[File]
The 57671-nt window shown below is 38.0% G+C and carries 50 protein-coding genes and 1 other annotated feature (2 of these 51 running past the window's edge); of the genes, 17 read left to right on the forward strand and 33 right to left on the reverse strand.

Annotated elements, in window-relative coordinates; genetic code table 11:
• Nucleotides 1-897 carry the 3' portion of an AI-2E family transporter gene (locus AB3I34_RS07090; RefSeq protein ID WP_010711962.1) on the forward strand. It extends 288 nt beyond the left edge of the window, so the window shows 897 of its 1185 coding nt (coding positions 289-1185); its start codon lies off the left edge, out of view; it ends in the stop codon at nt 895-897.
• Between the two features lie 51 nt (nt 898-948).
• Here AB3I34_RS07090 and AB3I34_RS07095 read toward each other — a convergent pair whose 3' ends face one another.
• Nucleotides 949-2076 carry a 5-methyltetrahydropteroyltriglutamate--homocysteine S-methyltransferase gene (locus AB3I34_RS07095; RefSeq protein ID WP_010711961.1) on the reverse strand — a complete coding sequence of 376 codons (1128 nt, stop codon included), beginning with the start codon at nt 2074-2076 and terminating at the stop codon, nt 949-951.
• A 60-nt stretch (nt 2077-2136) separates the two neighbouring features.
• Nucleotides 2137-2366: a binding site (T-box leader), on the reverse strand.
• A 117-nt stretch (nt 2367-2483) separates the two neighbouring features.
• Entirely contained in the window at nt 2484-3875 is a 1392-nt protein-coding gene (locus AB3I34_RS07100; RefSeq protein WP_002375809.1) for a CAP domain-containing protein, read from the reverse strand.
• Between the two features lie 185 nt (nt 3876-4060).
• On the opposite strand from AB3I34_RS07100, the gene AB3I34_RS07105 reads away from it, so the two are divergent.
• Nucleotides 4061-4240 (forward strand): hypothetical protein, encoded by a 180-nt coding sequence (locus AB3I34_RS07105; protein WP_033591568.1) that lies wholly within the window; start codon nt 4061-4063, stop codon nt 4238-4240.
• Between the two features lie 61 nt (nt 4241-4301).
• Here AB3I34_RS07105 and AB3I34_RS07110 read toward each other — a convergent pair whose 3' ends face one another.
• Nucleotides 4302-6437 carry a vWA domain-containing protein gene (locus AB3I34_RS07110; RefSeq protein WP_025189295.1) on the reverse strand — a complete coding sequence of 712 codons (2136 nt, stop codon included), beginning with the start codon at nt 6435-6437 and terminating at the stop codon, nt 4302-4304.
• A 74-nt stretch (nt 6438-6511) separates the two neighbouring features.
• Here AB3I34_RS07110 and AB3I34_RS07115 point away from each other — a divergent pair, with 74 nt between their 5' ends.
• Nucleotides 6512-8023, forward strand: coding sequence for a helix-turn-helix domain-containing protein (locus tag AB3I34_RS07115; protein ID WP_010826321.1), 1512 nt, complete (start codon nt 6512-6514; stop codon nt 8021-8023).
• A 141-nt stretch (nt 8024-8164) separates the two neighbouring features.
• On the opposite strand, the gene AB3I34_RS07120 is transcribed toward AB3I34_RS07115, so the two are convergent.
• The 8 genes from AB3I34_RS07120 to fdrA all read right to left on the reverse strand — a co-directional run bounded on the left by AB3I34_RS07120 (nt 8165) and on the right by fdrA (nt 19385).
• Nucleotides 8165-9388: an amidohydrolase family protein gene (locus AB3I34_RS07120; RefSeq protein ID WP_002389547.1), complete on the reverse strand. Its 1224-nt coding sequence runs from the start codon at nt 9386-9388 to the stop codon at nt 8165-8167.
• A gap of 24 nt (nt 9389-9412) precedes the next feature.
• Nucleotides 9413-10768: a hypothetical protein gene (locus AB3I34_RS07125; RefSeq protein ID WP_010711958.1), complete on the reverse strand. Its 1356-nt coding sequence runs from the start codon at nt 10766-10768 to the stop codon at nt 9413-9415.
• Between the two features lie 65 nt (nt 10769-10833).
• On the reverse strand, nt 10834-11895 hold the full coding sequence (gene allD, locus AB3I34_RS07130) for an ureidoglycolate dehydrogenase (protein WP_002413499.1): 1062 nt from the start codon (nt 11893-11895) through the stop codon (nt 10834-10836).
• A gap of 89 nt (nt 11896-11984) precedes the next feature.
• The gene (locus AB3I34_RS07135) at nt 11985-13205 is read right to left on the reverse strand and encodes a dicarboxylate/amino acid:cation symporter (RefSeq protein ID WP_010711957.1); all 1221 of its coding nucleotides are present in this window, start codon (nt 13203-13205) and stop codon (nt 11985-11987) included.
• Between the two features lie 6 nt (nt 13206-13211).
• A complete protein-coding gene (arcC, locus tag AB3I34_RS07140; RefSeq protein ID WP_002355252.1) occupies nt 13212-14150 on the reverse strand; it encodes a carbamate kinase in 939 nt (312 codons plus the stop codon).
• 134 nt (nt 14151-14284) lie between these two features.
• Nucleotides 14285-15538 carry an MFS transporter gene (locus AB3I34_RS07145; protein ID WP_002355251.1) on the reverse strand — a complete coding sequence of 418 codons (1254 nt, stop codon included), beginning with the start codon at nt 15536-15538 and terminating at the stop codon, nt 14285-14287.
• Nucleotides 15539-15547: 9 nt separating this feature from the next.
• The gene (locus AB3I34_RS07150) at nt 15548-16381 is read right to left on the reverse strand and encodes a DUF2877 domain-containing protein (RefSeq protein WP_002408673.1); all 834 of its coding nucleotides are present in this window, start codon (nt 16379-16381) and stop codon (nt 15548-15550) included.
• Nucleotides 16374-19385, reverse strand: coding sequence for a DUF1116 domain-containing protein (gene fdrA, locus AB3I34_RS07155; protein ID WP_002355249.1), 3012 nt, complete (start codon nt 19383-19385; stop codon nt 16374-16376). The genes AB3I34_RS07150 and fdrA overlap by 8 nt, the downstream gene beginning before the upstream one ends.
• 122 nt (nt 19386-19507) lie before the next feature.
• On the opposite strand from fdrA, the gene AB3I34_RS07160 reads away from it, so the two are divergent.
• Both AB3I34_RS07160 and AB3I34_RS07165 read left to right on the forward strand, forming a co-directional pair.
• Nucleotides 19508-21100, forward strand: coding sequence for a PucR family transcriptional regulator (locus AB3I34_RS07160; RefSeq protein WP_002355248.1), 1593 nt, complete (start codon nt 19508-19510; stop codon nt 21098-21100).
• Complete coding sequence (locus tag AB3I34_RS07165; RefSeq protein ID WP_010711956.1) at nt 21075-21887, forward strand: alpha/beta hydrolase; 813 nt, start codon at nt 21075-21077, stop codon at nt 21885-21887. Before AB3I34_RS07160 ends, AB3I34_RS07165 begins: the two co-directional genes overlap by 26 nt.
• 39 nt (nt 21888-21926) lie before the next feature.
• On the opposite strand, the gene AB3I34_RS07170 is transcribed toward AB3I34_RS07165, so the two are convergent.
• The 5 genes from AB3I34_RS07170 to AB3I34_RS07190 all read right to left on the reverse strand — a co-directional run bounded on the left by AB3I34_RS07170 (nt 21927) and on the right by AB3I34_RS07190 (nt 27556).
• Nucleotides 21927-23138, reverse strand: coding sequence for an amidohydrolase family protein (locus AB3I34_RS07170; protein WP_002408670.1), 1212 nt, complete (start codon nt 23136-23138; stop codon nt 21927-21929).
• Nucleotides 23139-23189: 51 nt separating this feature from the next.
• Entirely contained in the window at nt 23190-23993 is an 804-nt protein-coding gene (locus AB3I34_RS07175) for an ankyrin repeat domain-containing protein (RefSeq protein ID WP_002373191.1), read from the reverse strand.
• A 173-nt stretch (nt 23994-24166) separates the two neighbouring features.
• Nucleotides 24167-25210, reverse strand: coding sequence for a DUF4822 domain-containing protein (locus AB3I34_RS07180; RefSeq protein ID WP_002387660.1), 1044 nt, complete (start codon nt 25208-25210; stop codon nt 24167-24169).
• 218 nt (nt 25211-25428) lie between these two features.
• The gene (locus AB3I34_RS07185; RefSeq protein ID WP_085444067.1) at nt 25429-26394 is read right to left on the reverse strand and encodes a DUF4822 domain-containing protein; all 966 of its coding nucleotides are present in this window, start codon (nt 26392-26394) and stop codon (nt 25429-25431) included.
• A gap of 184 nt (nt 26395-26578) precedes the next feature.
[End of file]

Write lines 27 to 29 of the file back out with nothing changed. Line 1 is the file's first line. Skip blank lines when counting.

• On the reverse strand, nt 10834-11895 hold the full coding sequence (gene allD, locus AB3I34_RS07130) for an ureidoglycolate dehydrogenase (protein WP_002413499.1): 1062 nt from the start codon (nt 11893-11895) through the stop codon (nt 10834-10836).
• A gap of 89 nt (nt 11896-11984) precedes the next feature.
• The gene (locus AB3I34_RS07135) at nt 11985-13205 is read right to left on the reverse strand and encodes a dicarboxylate/amino acid:cation symporter (RefSeq protein ID WP_010711957.1); all 1221 of its coding nucleotides are present in this window, start codon (nt 13203-13205) and stop codon (nt 11985-11987) included.